Introduction: How to Make a Ring From a Silver Spoon
In this Instructable I'm going to show you how I was able to make a ring from a silver spoon. There is a video that accompanies the write up.
This method of making the ring is based of the techniques to make a ring from a coin. Coin rings are made in this exact same fashion except when using a spoon you need to first cut out a "blank" that will be used to shape the ring.
Step 1: The Tools and Materials
A few tools are needed, the only one that you will probably will need to purchase is the ring mandrel.
Tools and Materials:
- Ring Mandrel or Drift Pin
- Piece of Plastic Conduit Pipe
- Soft faced plastic/vinyl hammer
- Blow Torch
- Center Punch
- Step Drill Bit
- Belt Sander (Optional) or File
- Dremel with Cutoff Wheel (Optional) or Hacksaw
- Various Grits of Sandpaper (150-1500)
- Metal Polish
- A Silver Spoon
Step 2: Videos
Here are videos that show all the steps in detail.
Step 3: Make the Ring Blank
First step is to make a ring blank that will be shaped on the ring mandrel. You will need to flatten the spoon by gently pounding it flat with the vinyl hammer on a piece of wood. You should also anneal the spoon by heating with a blow torch and quenching in water, be careful not to over heat the silver as you can burn and ruin it unlike other metals. Annealing makes it easier to shape the metal and release stress built up by work hardening.
Use a quarter and trace out the outline on the flattened spoon. Using calipers measure the diameter of the quarter and take half the measurement to mark the center of the circle that was traced. Use the center punch on the center of the circle and then drill a pilot hole in the spoon. Once the pilot hole is drilled us a step drill bit to drill out a hole that is approximately 3/8" in diameter.
Use a file to clean up the hole or else any small tears or cracks will grow when you start working the metal. Cut out out the circle with a Dremel with a cutoff disc or hacksaw.
If you have a belt sander use it to clean up the edges and remove the excess around the outline of the circle. You can also use a file if you don't have a belt sander.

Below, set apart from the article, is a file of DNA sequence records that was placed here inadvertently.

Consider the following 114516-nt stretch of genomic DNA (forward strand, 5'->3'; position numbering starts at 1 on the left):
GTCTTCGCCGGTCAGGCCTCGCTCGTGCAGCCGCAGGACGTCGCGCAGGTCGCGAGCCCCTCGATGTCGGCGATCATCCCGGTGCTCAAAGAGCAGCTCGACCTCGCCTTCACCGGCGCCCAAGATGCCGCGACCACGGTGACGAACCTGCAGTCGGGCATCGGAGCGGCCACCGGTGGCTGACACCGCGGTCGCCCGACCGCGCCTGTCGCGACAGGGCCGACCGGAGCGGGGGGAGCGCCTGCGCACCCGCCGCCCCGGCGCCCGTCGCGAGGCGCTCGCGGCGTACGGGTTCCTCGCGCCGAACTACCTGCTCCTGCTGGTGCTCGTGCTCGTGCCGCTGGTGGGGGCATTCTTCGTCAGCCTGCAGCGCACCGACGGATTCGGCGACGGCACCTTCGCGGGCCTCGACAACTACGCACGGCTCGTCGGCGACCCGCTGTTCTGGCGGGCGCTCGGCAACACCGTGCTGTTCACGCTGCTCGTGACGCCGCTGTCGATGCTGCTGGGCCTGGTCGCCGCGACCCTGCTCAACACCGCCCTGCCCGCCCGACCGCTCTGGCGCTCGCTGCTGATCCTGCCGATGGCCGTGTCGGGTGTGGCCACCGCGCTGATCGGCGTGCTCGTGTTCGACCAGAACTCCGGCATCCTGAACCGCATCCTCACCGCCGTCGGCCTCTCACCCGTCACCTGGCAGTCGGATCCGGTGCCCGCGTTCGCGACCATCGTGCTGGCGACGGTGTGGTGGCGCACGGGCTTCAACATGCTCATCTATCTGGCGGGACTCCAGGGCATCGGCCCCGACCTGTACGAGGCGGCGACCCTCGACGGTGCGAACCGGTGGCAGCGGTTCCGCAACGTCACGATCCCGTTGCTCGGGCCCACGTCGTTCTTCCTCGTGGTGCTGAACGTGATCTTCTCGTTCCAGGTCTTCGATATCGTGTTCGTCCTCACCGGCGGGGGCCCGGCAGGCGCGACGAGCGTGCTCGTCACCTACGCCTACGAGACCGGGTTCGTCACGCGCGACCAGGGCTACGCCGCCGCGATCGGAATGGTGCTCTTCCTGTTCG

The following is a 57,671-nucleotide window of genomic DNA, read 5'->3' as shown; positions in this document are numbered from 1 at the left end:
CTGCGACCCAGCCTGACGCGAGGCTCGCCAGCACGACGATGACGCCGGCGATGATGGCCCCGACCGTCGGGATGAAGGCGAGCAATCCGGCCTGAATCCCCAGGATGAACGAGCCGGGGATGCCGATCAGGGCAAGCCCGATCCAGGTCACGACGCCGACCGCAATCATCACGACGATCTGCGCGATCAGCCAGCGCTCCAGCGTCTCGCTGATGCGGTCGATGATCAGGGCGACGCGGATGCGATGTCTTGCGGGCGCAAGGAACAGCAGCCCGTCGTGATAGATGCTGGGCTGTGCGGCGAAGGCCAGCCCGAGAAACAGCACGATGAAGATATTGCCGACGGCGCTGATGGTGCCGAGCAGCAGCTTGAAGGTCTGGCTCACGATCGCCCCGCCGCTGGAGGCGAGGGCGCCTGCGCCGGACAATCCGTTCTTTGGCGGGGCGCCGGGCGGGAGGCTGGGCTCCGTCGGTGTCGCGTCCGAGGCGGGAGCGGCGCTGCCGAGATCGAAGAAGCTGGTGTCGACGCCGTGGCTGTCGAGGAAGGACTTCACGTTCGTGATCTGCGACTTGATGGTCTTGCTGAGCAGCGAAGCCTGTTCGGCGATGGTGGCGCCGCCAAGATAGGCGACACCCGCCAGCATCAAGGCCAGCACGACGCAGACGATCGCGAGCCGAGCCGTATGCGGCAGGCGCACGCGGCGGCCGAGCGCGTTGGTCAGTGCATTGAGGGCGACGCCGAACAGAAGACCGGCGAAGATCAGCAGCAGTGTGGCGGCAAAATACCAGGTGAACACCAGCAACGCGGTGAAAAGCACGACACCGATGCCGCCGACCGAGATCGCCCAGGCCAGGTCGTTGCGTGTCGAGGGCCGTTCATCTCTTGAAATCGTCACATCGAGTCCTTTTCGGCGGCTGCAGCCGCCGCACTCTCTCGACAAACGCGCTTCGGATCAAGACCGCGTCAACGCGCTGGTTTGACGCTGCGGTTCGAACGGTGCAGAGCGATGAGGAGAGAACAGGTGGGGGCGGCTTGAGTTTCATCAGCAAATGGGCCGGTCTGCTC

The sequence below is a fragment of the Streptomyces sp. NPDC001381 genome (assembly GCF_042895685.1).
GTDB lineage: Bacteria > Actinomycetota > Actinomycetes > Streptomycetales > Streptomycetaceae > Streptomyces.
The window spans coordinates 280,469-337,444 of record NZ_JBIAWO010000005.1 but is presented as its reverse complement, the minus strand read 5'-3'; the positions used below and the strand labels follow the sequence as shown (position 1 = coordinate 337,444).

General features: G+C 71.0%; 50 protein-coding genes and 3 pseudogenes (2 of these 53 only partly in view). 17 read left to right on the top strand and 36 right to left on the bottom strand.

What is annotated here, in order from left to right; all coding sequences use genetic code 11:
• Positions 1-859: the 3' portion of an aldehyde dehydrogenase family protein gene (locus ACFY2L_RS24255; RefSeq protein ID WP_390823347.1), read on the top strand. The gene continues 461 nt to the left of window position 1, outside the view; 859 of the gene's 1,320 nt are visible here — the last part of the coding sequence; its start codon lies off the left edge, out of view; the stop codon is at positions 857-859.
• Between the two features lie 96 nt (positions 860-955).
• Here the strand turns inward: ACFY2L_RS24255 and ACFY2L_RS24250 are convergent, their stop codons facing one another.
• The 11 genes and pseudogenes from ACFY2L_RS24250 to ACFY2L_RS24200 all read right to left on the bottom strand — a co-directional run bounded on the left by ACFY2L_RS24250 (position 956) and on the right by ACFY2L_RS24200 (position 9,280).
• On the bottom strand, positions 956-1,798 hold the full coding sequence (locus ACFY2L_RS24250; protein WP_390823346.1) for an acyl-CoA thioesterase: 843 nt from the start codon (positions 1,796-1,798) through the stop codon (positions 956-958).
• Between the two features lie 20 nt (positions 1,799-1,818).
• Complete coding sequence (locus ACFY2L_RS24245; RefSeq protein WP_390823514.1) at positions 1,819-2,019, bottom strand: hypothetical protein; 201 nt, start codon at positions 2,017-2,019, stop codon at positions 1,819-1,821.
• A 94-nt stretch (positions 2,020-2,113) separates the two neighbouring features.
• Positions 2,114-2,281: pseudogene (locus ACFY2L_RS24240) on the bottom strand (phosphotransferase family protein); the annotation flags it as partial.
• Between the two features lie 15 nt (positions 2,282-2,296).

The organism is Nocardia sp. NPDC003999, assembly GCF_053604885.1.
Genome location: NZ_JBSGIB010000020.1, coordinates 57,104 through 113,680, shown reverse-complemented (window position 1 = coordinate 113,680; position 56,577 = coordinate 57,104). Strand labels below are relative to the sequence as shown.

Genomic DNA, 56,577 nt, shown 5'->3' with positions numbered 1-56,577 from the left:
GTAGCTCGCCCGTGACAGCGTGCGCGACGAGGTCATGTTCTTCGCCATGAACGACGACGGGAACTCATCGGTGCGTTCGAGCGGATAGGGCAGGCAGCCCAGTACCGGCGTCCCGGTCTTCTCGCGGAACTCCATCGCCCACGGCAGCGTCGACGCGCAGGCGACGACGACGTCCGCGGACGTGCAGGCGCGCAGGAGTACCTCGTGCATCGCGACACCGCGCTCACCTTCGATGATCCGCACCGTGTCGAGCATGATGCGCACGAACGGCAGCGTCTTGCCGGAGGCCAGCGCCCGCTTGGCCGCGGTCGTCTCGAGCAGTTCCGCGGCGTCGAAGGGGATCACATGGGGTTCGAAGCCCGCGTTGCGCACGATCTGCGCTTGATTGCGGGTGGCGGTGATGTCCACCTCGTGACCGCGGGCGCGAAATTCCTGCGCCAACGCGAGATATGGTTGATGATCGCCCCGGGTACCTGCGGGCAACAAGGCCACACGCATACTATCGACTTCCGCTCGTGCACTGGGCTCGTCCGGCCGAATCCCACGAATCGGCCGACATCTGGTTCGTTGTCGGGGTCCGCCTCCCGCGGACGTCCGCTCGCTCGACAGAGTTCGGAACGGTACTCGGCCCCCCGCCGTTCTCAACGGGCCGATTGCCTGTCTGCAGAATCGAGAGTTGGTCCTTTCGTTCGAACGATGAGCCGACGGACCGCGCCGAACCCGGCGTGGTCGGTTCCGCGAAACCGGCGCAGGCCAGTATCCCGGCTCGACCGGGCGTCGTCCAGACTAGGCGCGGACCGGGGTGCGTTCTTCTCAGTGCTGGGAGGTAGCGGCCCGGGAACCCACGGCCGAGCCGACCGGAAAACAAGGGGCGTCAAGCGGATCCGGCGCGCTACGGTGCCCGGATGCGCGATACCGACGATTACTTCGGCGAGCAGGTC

As a final step to make the blank completely round I used a drill with a make shift lathe made from a bit and using tape wrapped around many times so the center of the ring blank would friction fit on it. Then spun it up on some sandpaper to smooth out any high spots.
Step 4: Shaping the Ring
Place the ring blank on the mandrel, you might need to start with a drift pin if the hole is tool small to fit on the mandrel at first. This really depends on how big you made hole as the size of the hole determines how thick the ring will be with the size of the circle being equal. You can just drill the hole large enough to fit on the mandrel.
Start tapping gently around the ring blank, tap and rotate, tap and rotate, tap and rotate. Repeat many times, you will start seeing the metal bend around the mandrel.
After working the metal for a bit, reheat with the blow torch and quench to anneal.
Continue working the metal around the mandrel equally all around. This will take time so go slow. Repeat the annealing every so often if you feel the metal isn't working easy. The ring will start forming.
Once you have the ring start taking shape you will want to flip the ring blank around and start working it down on the mandrel with the same tapping technique.
If the metal starts crinkling up, don't worry it will work out, just go slow. Once it starts taking shape you will need to start sizing it. Using a piece of plastic conduit pipe and hammer tap on the edge of the ring, it will force it down further on the mandrel. Work each side equally or else the ring will deform. Keep sizing it until you have the size you want.
Step 5: Optional: Doming Block
This step is optional but you can out a nice round edge on the ring by using a doming block. You can skip this step and go on to final sanding and polishing.
Put the ring in the doming block and using a vice squeeze the ring into the block. You will need to over size the ring if you plan on doming it as this step reduces the size of the ring.
See the video for more details on this step as I don't have many pictures on how to do this.
Step 6: Final Sanding and Polish
As you can see in the pics I used a piece of round aluminum and some tape to friction fit the ring to it on a drill. Easier to look at the pic than explain, polish the ring on some fine grits of sand paper to sand out any scratches, if you have deep scratches you might need to go with a rougher grit. Work through ever finer grits of and paper, I go all the way up to 1500. At this point the ring should be starting to shine. To make it really shine use some metal polish and a cloth to polish the ring with the drill. Careful that the cloth doesn't catch in the drill.
Remove the ring and hand sand and polish the inside. Your ring is done!